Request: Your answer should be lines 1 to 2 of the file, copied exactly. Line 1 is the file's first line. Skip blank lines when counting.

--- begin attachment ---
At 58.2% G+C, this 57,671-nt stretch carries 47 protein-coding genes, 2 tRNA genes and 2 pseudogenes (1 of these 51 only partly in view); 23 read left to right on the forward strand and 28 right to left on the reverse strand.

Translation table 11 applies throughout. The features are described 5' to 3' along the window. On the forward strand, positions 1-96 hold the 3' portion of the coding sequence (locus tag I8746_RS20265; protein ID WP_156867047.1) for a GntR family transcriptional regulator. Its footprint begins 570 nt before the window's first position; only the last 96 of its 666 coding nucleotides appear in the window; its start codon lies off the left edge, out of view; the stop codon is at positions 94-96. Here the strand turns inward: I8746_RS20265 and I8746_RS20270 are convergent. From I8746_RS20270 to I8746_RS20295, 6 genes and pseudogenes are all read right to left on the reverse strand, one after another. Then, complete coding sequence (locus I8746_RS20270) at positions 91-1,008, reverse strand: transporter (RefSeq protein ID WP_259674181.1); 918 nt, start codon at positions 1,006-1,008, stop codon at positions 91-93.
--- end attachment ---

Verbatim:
At 58.2% G+C, this 57,671-nt stretch carries 47 protein-coding genes, 2 tRNA genes and 2 pseudogenes (1 of these 51 only partly in view); 23 read left to right on the forward strand and 28 right to left on the reverse strand.

Translation table 11 applies throughout. The features are described 5' to 3' along the window. On the forward strand, positions 1-96 hold the 3' portion of the coding sequence (locus tag I8746_RS20265; protein ID WP_156867047.1) for a GntR family transcriptional regulator. Its footprint begins 570 nt before the window's first position; only the last 96 of its 666 coding nucleotides appear in the window; its start codon lies off the left edge, out of view; the stop codon is at positions 94-96. Here the strand turns inward: I8746_RS20265 and I8746_RS20270 are convergent. From I8746_RS20270 to I8746_RS20295, 6 genes and pseudogenes are all read right to left on the reverse strand, one after another. Then, complete coding sequence (locus I8746_RS20270) at positions 91-1,008, reverse strand: transporter (RefSeq protein ID WP_259674181.1); 918 nt, start codon at positions 1,006-1,008, stop codon at positions 91-93.